Objection α: Repentance is attributed to God, Genesis 6:6; 1 Samuel 15:11. I Respond, that this is done Anthropopathically, in comparison with Numbers 23:19; 1 Samuel 15:29; neither is thus indicated a subsequent Change of Counsel in God, but of the Operation outside of God: which Change of Operation at that time had been decreed by God from Eternity, so that the Counsel of God would be changed, if that Change of Operation had not obtained: see Chapter IV, §26, 36.

Johannes Marckius

On Objection β, see the Response of our AUTHOR, and compare Chapter IV, § 16, number 3β, and Chapter VI, § 9, in the Response to Objection α.


Objection γ: God wills, and at the same time wills not, the salvation and damnation of men, Ezekiel 18:32, לֹ֤א אֶחְפֹּץ֙ בְּמ֣וֹת הַמֵּ֔ת, I have no pleasure in the death of him that dieth; 1 Timothy 2:4; Matthew 23:37.


Responses: 1. The quote from God, reported in Ezekiel, does not prove the Will of God to be Inefficacious and His Desire to be vain, with respect to those that are damned: but the language of חפץ denotes delight and complacency, so that God might be said not to delight in the punishment of the impious, insofar as it is the ruin of the creature; although He wills it, as far as it makes a demonstration of His Righteousness. Thus God is said to will the repentance of sinners approbatively and perceptively, as a thing altogether appropriate and modeled on His commandment; even if He wills it not decretively and effectively with respect to all.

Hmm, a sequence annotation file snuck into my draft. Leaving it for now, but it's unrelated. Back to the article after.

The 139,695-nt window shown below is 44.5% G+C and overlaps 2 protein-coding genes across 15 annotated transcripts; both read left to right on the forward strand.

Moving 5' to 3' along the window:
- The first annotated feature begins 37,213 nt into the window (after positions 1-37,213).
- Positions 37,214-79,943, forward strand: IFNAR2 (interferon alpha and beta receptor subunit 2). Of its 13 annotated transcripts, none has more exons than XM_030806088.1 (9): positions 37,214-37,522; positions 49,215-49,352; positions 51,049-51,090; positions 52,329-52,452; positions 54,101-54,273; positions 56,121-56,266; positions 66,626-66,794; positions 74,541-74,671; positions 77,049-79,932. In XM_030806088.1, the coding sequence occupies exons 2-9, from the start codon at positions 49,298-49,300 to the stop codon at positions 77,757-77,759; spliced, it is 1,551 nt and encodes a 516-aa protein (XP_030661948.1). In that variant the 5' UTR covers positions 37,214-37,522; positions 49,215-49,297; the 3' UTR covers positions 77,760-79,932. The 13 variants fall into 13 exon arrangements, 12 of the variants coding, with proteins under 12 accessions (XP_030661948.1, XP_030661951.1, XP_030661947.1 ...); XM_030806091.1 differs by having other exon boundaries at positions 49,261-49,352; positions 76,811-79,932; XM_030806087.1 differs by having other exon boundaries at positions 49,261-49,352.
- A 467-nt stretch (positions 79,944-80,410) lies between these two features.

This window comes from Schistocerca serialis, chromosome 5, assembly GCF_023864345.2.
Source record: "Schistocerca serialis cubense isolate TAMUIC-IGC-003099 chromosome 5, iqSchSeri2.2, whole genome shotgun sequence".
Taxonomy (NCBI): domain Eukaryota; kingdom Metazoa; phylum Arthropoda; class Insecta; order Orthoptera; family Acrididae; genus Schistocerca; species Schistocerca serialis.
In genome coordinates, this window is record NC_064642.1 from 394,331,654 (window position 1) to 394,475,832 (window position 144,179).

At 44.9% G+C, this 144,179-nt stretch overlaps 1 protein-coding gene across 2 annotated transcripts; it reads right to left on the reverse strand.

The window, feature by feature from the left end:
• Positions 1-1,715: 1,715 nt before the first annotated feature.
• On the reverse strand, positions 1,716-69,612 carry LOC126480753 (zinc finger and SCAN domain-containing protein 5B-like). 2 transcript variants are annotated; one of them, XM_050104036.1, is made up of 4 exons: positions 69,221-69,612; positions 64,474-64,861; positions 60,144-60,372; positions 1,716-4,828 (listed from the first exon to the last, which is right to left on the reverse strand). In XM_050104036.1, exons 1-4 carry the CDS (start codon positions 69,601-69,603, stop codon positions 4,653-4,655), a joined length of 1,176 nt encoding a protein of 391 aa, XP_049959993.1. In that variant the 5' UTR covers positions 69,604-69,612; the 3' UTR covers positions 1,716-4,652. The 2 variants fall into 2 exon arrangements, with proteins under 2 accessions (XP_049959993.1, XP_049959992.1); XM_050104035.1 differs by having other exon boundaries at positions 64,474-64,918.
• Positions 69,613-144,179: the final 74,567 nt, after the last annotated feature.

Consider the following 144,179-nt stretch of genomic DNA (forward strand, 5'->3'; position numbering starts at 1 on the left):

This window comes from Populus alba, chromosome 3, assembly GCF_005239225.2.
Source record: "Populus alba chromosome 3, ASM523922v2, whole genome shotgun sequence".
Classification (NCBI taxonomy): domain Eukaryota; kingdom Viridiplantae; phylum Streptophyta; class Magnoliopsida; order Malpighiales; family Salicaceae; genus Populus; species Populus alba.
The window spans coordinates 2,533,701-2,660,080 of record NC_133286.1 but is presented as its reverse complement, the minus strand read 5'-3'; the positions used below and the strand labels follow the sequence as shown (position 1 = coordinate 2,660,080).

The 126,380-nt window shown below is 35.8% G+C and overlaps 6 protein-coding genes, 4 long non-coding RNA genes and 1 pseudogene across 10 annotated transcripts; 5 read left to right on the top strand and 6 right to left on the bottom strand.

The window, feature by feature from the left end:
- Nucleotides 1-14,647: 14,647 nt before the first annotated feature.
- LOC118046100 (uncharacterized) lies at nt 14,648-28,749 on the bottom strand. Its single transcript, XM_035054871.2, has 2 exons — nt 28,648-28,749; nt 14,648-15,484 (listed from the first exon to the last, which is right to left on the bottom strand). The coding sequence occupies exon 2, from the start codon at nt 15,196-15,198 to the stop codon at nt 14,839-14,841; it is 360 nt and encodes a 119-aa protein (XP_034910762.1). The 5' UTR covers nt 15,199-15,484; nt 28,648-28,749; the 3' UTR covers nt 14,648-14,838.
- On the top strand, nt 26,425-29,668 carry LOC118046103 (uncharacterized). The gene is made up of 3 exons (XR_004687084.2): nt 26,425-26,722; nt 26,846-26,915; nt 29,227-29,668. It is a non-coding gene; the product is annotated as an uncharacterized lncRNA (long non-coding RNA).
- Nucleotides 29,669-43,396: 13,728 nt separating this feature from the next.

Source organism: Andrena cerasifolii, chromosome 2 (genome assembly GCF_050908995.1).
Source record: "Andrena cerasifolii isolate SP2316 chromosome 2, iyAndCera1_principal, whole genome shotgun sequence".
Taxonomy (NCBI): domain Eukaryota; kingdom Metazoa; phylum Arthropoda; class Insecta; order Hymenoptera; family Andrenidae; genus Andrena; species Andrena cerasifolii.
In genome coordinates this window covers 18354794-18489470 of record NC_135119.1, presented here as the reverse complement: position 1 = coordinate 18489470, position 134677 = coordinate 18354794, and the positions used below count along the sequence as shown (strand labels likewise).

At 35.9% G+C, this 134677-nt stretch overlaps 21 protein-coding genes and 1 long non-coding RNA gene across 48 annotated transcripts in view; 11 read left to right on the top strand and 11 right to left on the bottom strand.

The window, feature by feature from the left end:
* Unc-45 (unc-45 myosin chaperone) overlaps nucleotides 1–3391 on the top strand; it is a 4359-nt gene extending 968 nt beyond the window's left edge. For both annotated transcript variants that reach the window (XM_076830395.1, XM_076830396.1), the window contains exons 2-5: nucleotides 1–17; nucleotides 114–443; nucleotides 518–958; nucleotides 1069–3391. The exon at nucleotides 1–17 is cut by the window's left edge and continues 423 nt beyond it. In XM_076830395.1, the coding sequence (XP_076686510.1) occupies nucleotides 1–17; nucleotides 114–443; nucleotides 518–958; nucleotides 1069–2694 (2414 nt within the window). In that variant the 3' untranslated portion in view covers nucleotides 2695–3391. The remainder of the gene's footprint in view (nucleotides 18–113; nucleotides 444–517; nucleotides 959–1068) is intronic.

2. To the end that 1 Timothy 2:4 might be reconciled with other passages of Scripture, it is not necessary to devise a twofold Will of God, one Antecedent, whereby He will to save all, but which is able to be resisted; the other Consequent, whereby, after intervening acts of the creature, He does not will to save all, but to destroy certain ones. For, a. such contrary Wills do not befit God; neither is it possible to be reconciled with His Perfections, that from eternity He earnestly willed salvation for Judas, and yet at the same time also knew in that moment that Judas was never going to believe, and did not will to give faith to Judas whereby he might be infallibly converted, indeed, allowing him to remain and perish in his unbelief. Not to a man of sane mind, much less to God, is it fitting to attribute such Wills, that He is said to will earnestly and ardently that which, nevertheless, He knew was never going to be, and indeed was never going to be because He did not will to bring it to pass, upon whom alone the effect depends. But, b. it is rather to be said, either, a. that Paul speaks of the Will of command and complacency, so that God might be said to hold the salvation and conversion of men as pleasing, and to invite them to it through the preaching of the Word, whence the Apostle said that God wills all σωθῆναι, to be saved, not σώζειν, to save, all. b. Or that the speech is, not of individuals of classes, but of classes of individuals; not of individuals universally, but of whomsoever indiscriminately; in which sense the syncategorematic all quite frequently occurs in Sacred Scripture, and here in cotenxt is also used, when Paul wishes prayers to be made in every place, verse 8,[1] compared with John 4:21, and for all men, verse 1, compared with 1 John 5:16: and this sense is also required in verse 4 by the scope of Paul, who wants to teach that prayer is to be offered even for Pagan Magistrates, because God was will to lead men of whatever nation to salvation. However the case may stand, God wills men to be saved, and to come to the knowledge of the truth, in the same manner: but, that the latter was not accomplished in the case of innumerable men, nor is accomplished at this day, is certain. But if God earnestly will one and another thing with respect to individual men, that would most certainly be given to execution, in comparison with Psalm 33:11; Isaiah 46:10: see at greater length below in Chapter VII, § 23.